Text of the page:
Fourth Stanza: Saved by Height

I stood there and I hollered!
I stood there and I cried!
If it hadn’t a-been so high
I might’ve jumped and died.

Again, the same frame of mind claims him, and just as he had done in the cold river water, he stands there "holler[ing]" and "cry[ing]." This time the friend that keeps him from ending his life is the fact that the building is "so high."

Second Refrain: Tall Building

But it was High up there! It was high!

Once again, the refrain emphasizes the problem with jumping off the building. It was high. The speaker could not suffer the cold, and now he cannot suffer the height.

Fifth Stanza: Born to Live

So since I’m still here livin’,
I guess I will live on.
I could’ve died for love—
But for livin’ I was born

The speaker decides to stop trying to commit suicide and to continue living. He asserts that he could have died for love, but he decides that the better way to look at it is that he was born to live instead of dying by suicide.

Sixth Stanza: Bravery

Though you may hear me holler,
And you may see me cry—
I’ll be dogged, sweet baby,
If you gonna see me die.

In the sixth stanza, the speaker not only decides to live, but he also decides to show some backbone about it, and even though he might still "holler" and "cry" because of the loss of his girlfriend and sweetheart, he is not going to allow her to be able to observe that he died because of losing her.

Final Refrain: A Changed Man

Life is fine! Fine as wine! Life is fine!

The final refrain showcases a very different character from the suicidal weakling who appeared in the opening. The speaker has changed his thinking; he now sees that living is the better option; living is a fine thing. Thus, he offers a cheery congratulatory rime: “Fine as wine!” He then repeats his newly found belief that life is worth living; thus, he completes agains the refrain that grew rather organically as he experienced his ironic suicide disqualifies of cold and height.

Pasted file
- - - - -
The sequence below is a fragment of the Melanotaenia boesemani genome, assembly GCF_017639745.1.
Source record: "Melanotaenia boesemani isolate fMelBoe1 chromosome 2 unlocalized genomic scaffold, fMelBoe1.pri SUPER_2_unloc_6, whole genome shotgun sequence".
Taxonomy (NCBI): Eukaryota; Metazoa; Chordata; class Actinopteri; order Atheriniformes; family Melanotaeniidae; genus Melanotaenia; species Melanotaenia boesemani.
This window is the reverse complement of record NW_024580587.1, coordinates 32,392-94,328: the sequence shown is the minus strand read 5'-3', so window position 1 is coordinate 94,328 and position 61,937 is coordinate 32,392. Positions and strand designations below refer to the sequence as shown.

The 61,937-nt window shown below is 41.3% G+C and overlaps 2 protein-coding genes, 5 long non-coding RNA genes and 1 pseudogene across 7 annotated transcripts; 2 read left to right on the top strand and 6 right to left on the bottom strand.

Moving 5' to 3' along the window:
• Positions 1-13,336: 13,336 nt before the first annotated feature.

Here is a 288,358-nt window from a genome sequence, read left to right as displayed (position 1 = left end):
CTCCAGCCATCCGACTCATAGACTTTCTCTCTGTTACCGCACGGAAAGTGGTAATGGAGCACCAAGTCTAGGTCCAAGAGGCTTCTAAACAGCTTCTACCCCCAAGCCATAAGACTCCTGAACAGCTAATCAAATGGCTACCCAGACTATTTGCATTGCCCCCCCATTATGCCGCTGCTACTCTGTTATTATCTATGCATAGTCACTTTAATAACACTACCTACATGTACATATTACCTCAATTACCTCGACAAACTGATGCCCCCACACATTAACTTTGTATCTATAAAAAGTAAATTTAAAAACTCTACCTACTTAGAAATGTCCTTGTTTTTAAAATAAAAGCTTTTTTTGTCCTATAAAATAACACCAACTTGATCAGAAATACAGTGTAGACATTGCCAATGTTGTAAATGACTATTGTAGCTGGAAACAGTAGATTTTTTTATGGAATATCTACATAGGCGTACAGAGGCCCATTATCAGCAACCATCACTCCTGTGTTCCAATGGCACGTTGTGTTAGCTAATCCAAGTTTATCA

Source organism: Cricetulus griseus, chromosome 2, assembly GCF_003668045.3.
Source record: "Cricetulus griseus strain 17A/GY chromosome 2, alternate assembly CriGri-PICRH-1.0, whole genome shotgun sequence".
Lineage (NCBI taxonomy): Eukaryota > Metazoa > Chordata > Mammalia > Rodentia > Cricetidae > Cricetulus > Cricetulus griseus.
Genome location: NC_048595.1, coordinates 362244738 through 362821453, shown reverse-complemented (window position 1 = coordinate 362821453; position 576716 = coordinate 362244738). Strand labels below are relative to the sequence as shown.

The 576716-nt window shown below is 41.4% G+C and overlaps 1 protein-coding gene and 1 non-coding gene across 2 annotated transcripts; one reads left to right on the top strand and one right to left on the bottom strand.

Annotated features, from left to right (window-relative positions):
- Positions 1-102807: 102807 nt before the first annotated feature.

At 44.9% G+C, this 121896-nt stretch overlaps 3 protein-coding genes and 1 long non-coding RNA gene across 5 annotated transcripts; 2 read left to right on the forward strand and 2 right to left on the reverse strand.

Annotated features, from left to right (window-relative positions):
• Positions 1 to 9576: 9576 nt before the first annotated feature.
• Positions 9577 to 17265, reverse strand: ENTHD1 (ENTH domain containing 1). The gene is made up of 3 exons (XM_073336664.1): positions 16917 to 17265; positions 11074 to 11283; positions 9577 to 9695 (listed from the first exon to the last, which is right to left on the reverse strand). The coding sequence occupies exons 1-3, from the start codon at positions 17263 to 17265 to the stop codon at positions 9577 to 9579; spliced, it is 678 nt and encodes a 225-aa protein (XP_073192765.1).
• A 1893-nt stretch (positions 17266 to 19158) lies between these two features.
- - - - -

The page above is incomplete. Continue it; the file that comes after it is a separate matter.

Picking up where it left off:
The Use of Irony

The two qualities of “cold” and “height” serve as ironic deterrents for the speaker, as they become the reasons he fails to conclude his decision to commit suicide. The speaker is suffering from the pain of losing this sweetheart, but he can’t suffer from the cold water in the river long enough to allow it to take his life. The same with the height. In order to die, he needs the building to be tall enough that falling from it would kill him, but again he can’t suffer the height of building long enough to hurl himself from its height.

The comedy/drama of this poem springs from the strange irony of one kind of suffering being foiled by a completely different sort. This irony results in a fascinating situation that allows the speaker to turn his situation around from suffering and disdain of life to gratitude and enjoyment of life. By the time the narration ends, the speaker is a very different person from the one at the outset.

Langston Hughes
Langston Hughes | Source

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    © 2020 Linda Sue Grimes